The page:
Are Brazilian Immigrants Latinos?
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I can never keep straight whether Brazilians are supposed to be Hispanic/Latino or not — and therefore a legally protected class eligible for affirmative action and disparate impact discrimination lawsuits. That's because the U.S. government is woozy on this question. Brazilians don't speak Spanish so they can hardly be said to be Hispanic, but they are from Latin America, so maybe they are Latino?

The 2010 Census said:

“Hispanic or Latino” refers to a person of Cuban, Mexican, Puerto Rican, South or Central American, or other Spanish culture or origin regardless of race

Okay, so Brazilians are from "South or Central America," but they aren't from "Spanish culture or origin." There's no logical AND in the definition that says they have to be "Spanish culture" but it's kind of implied.

So, it's a mess. But, after all, there are only 195,000,000 people in Brazil, so why should the U.S. government bother to make up its mind before even more get here? After all, we can all predict that once enough Brazilians are in the United States to make up a sizable political bloc and they realize the advantages of being a protected class, they will be definitively defined as entitled to all the preferences currently going to Latinos. That's how things work in the U.S. As Christopher Caldwell said in a slightly different context:

"One moves swiftly and imperceptibly from a world in which affirmative action can't be ended because its beneficiaries are too weak to a world in which it can't be ended because its beneficiaries are too strong." 

Update: I found an essay from the always helpful Pew Hispanic Center on "Who Is Hispanic?" Basically, it comes down to shamelessness:

Here’s a quick primer on how the Census Bureau approach works.
Q. I immigrated to Phoenix from Mexico. Am I Hispanic?
A. You are if you say so.
Q. My parents moved to New York from Puerto Rico. Am I Hispanic?
A. You are if you say so.
Q. My grandparents were born in Spain but I grew up in California. Am I Hispanic?
A. You are if you say so.
Q. I was born in Maryland and married an immigrant from El Salvador. Am I Hispanic?
A. You are if you say so.
Q. My mom is from Chile and my dad is from Iowa. I was born in Des Moines. Am I Hispanic?
A. You are if you say so.
Q. I was born in Argentina but grew up in Texas. I don’t consider myself Hispanic. Does the Census count me as an Hispanic?
A. Not if you say you aren’t.

(No, I didn't make that up. Let me take a moment once again to salute the Pew Hispanic Center, which is about ten times better than they would have to be.)

At present, not many Brazilians in the U.S. say they are Hispanic/Latino. That would be a good reason to emphasize the word "Hispanic" over "Latino," since the former probably turns off Brazilians. We are not miserable Hispanics, we are proud Lusitanics!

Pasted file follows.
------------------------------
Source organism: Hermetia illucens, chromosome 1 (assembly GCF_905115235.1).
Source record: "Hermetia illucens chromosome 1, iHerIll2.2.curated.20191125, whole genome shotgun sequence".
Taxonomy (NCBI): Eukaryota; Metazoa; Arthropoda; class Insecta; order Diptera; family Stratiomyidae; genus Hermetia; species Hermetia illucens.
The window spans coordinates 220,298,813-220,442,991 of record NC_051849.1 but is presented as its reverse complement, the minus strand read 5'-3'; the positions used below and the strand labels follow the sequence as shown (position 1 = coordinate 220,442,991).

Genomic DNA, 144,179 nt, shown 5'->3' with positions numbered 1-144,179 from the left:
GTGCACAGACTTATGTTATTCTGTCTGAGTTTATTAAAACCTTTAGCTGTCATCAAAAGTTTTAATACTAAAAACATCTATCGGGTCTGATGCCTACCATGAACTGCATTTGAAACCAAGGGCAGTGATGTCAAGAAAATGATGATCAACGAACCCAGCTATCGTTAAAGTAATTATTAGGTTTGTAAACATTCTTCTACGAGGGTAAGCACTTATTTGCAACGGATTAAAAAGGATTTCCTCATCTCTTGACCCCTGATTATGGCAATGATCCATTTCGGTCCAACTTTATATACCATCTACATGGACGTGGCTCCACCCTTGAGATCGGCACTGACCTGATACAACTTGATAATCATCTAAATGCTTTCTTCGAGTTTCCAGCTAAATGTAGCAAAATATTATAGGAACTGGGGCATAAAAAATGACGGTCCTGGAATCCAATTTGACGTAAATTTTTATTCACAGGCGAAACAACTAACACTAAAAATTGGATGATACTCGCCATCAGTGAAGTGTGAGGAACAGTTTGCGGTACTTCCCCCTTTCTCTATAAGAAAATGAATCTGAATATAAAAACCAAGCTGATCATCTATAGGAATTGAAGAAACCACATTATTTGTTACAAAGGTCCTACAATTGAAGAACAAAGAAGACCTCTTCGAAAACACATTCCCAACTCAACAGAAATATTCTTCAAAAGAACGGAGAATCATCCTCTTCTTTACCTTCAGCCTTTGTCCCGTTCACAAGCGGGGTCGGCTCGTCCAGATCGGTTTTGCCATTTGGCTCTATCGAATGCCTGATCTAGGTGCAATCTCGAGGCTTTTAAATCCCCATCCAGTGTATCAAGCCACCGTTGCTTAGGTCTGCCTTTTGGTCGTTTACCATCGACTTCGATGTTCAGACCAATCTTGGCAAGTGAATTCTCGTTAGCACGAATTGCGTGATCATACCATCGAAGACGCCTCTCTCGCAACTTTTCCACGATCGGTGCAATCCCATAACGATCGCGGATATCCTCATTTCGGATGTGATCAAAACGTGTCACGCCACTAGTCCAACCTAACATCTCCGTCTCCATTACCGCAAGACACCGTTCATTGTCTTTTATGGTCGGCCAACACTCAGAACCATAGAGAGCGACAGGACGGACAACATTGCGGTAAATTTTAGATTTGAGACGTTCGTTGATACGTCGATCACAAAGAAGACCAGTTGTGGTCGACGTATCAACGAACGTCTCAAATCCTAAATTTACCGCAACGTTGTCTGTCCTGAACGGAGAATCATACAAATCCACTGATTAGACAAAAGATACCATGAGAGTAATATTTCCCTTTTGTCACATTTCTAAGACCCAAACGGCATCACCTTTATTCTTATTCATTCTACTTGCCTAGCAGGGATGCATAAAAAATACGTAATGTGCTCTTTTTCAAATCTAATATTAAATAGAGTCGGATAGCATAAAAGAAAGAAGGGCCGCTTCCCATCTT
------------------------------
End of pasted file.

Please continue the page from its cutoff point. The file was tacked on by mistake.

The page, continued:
Anyway, I bring Brazilians up because the Economist had an article on race in Brazil, "Affirming a Divide." Whether or not Brazilians are Hispanics, they share a lot of cultural traits with Latinos: namely, they are racist as hell. It's just not old American-style one drop anti-black racism. Instead of a color line, they have a color continuum, which allows practically everybody to discriminate enthusiastically against somebody a little darker or woolier-haired than themselves. You can even hope to rise up the color continuum. Ambitious Brazilians can get their hair relaxed, stay out of the sun, maybe use one of those scary-sounding skin bleachers like Sammy Sosa did, and, voila, they are whiter than they used to be. Similarly, if sisters can be racially different in Brazil is one is fairer and straighter-haired. And if not you, then perhaps you can marry a fairer person so your children will be fairer. And even if you can't do that, perhaps one of your children will look whiter just due to random genetic luck. So, there is always hope for social advancement!

Not surprisingly, this works as a pretty effective Divide and Conquer strategy for the whites who run Brazil. Thus, only over the last decade has the Brazilian government begun gingerly experimenting with race and class-based affirmative action, and still does very little in the way of suing for discrimination.

Also, not surprisingly, it's easy to cheat the new quota system in Brazil: get a tan, get your hair permed, and maybe you'll get in under a quota. They are supposed to have panels to inspect people who claim to be black enough to qualify for a quota. That would make a fun Brazilian reality TV / makeover show: You could follow two groups: a bunch of blackish people trying to lighten up to get past the velvet rope at a fancy nightclub, and a bunch of whitish people trying to darken down to win quota spots at a university.

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